I cannot imagine what it must have been like to have the weight of cancer treatment bearing down on you, as you try to go out and play your best at a game which, when compared to a life-or-death struggle, seems so very unimportant. The adversity would have made most people crumble. Had I been in his shoes, I cannot say that I would not have opted to simply “sit this one out” and just try to get by. Lofton, however, didn’t just “get by” during this period, he succeeded, he conquered, he overcame — both on the basketball floor and in his fight against cancer.

I am not going to try and tell the whole story of what Lofton went through, Chris Low does a beautiful job, and I strongly encourage anyone who has not read Low’s story to do so. What I will say is an even more heartfelt thank you than I said to Lofton as he played his last game as a Tennessee Volunteer. The unselfishness he showed this season was always apparent in the way he played the game, but now we all know just how unselfish he truly was. I cannot personally think of a greater sacrifice or more unselfish act by a player at Tennessee. Now, more than ever, I am stuck by the maturity, poise, and integrity that Chris Lofton demonstrates both on the floor and off. I am so very proud that I can say Chris Lofton played for Tennessee.

I also want to give credit to the other members of the basketball squad and the coaching staff for respecting Lofton’s wish that his condition not be publicly released until he was ready to discuss it. In this age of constant media attention — sometimes to a ridiculous degree — it is hard to believe that this story was not plastered all over the internet or elsewhere long before Lofton sat down with Low to tell his story. That is exemplary of the kind of trust usually reserved for family members. That speaks volumes about the character of the leadership within the basketball program.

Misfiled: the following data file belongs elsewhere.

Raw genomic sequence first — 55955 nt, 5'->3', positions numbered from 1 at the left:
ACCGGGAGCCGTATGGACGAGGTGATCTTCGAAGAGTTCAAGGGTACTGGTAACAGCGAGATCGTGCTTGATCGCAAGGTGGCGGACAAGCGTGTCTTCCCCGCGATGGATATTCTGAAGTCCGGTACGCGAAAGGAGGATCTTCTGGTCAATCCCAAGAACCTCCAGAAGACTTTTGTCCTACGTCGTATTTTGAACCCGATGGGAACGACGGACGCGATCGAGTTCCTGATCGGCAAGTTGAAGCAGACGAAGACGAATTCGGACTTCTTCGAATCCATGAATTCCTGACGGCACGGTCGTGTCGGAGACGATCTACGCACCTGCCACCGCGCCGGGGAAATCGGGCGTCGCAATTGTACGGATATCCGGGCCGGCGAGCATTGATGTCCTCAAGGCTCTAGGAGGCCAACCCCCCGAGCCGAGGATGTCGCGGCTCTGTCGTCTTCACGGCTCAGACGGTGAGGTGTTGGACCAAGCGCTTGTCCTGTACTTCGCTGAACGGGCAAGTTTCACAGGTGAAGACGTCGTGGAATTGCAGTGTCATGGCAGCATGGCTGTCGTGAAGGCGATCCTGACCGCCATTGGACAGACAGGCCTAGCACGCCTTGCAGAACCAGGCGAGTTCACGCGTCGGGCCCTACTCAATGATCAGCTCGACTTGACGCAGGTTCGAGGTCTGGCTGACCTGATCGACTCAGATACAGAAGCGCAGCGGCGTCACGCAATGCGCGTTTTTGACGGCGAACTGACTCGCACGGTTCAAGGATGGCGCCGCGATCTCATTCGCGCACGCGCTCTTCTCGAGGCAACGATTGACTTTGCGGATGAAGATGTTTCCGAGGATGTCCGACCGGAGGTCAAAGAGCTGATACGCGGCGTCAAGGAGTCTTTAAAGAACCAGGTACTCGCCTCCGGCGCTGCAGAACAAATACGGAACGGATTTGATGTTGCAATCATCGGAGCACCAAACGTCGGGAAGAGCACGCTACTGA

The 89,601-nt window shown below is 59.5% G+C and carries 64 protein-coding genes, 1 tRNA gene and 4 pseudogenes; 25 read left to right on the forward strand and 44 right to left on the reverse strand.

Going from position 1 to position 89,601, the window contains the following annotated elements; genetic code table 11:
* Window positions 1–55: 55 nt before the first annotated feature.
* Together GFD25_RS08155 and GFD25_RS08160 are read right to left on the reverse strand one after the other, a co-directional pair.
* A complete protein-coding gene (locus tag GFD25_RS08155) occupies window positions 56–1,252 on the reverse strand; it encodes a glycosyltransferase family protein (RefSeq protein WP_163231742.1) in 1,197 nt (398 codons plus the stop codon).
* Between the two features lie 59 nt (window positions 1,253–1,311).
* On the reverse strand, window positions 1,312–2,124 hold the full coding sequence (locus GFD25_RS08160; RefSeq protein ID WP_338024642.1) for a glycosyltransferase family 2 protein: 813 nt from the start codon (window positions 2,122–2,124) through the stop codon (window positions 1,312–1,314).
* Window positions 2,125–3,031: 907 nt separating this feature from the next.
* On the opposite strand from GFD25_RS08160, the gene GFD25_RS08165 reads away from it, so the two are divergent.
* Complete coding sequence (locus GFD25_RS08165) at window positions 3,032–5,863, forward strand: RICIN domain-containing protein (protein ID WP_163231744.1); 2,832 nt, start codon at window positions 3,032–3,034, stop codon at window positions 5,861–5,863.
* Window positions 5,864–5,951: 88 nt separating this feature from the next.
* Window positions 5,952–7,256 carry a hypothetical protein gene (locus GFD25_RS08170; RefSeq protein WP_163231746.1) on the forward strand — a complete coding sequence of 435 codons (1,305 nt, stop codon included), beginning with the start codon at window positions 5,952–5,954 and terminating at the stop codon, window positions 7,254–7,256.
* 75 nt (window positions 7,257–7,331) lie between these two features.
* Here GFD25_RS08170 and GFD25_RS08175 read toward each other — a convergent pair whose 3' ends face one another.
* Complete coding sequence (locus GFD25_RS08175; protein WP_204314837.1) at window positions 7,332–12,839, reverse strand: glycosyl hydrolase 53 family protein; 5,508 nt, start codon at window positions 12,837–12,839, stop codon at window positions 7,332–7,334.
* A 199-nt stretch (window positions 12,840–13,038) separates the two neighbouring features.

Furthermore, as Chris Low said while talking to Basilio last week, he learned of Lofton’s condition months before he reported on it last week. I applaud Low for approaching Lofton, asking him about it, and honoring Lofton’s wishes that Low not report the story, unless and until Lofton was ready. That is the mark of a good journalist.

I sincerely hope that Chris Lofton’s bout with cancer is over once and for all. I wish him nothing but the best, and I hope that he gets the chance to excel at the next level — whether that be in the NBA, in business, or in life. Given the kind of person Chris Lofton has shown himself to be, I have a feeling that — no matter what path he follows — he will find success though hard work, integrity and determination.

Bearing all of that in mind, I want to publicly encourage the University of Tennessee to give a little something back to Chris Lofton. In my opinon, it is time for number 5 to go into the rafters, and be retired — for excellence as a basketball player, as a student-athlete, and as a person. I think Chris Lofton has more than earned it.

Thank you, Chris Lofton, for all that you have given to the University of Tennessee, for your example as a rolemodel, and for having the soul of a legend.

You’ve not only thrilled us in basketball, you’ve inspired us as human beings. For that, I am grateful.

– Go Figure …

Image Courtesy of: AP /